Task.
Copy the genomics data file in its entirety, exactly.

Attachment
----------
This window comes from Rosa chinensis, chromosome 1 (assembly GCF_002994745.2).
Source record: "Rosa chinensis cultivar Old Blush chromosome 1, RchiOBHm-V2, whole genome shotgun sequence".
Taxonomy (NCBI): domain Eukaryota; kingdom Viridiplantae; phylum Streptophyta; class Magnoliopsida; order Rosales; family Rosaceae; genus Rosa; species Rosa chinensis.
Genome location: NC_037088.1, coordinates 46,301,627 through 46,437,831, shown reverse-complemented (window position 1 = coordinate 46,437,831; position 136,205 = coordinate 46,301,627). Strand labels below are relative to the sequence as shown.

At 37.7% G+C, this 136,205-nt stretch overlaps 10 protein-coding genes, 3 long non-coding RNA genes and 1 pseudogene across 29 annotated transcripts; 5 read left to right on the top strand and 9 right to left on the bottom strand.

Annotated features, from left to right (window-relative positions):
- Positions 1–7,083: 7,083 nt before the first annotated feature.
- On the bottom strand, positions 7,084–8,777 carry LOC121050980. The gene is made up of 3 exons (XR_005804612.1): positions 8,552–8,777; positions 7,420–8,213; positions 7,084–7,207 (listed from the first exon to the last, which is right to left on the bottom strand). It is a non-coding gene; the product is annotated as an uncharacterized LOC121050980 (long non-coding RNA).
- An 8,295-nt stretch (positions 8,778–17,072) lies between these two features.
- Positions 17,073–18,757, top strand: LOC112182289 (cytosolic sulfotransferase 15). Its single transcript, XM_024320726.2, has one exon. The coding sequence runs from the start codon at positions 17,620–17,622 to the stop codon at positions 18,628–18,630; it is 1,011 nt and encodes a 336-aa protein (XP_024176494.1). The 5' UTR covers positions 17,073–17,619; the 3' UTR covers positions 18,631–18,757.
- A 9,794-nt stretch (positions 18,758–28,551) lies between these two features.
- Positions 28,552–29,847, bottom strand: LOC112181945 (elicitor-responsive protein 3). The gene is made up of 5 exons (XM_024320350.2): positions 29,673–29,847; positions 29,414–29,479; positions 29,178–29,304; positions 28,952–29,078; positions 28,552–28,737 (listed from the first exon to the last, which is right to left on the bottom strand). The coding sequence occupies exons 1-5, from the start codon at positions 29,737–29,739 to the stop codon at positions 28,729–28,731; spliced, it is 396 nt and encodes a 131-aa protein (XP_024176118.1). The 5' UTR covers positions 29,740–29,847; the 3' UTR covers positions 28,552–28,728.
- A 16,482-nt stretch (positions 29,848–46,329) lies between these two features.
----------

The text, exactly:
This window comes from Rosa chinensis, chromosome 1 (assembly GCF_002994745.2).
Source record: "Rosa chinensis cultivar Old Blush chromosome 1, RchiOBHm-V2, whole genome shotgun sequence".
Taxonomy (NCBI): domain Eukaryota; kingdom Viridiplantae; phylum Streptophyta; class Magnoliopsida; order Rosales; family Rosaceae; genus Rosa; species Rosa chinensis.
Genome location: NC_037088.1, coordinates 46,301,627 through 46,437,831, shown reverse-complemented (window position 1 = coordinate 46,437,831; position 136,205 = coordinate 46,301,627). Strand labels below are relative to the sequence as shown.

At 37.7% G+C, this 136,205-nt stretch overlaps 10 protein-coding genes, 3 long non-coding RNA genes and 1 pseudogene across 29 annotated transcripts; 5 read left to right on the top strand and 9 right to left on the bottom strand.

Annotated features, from left to right (window-relative positions):
- Positions 1–7,083: 7,083 nt before the first annotated feature.
- On the bottom strand, positions 7,084–8,777 carry LOC121050980. The gene is made up of 3 exons (XR_005804612.1): positions 8,552–8,777; positions 7,420–8,213; positions 7,084–7,207 (listed from the first exon to the last, which is right to left on the bottom strand). It is a non-coding gene; the product is annotated as an uncharacterized LOC121050980 (long non-coding RNA).
- An 8,295-nt stretch (positions 8,778–17,072) lies between these two features.
- Positions 17,073–18,757, top strand: LOC112182289 (cytosolic sulfotransferase 15). Its single transcript, XM_024320726.2, has one exon. The coding sequence runs from the start codon at positions 17,620–17,622 to the stop codon at positions 18,628–18,630; it is 1,011 nt and encodes a 336-aa protein (XP_024176494.1). The 5' UTR covers positions 17,073–17,619; the 3' UTR covers positions 18,631–18,757.
- A 9,794-nt stretch (positions 18,758–28,551) lies between these two features.
- Positions 28,552–29,847, bottom strand: LOC112181945 (elicitor-responsive protein 3). The gene is made up of 5 exons (XM_024320350.2): positions 29,673–29,847; positions 29,414–29,479; positions 29,178–29,304; positions 28,952–29,078; positions 28,552–28,737 (listed from the first exon to the last, which is right to left on the bottom strand). The coding sequence occupies exons 1-5, from the start codon at positions 29,737–29,739 to the stop codon at positions 28,729–28,731; spliced, it is 396 nt and encodes a 131-aa protein (XP_024176118.1). The 5' UTR covers positions 29,740–29,847; the 3' UTR covers positions 28,552–28,728.
- A 16,482-nt stretch (positions 29,848–46,329) lies between these two features.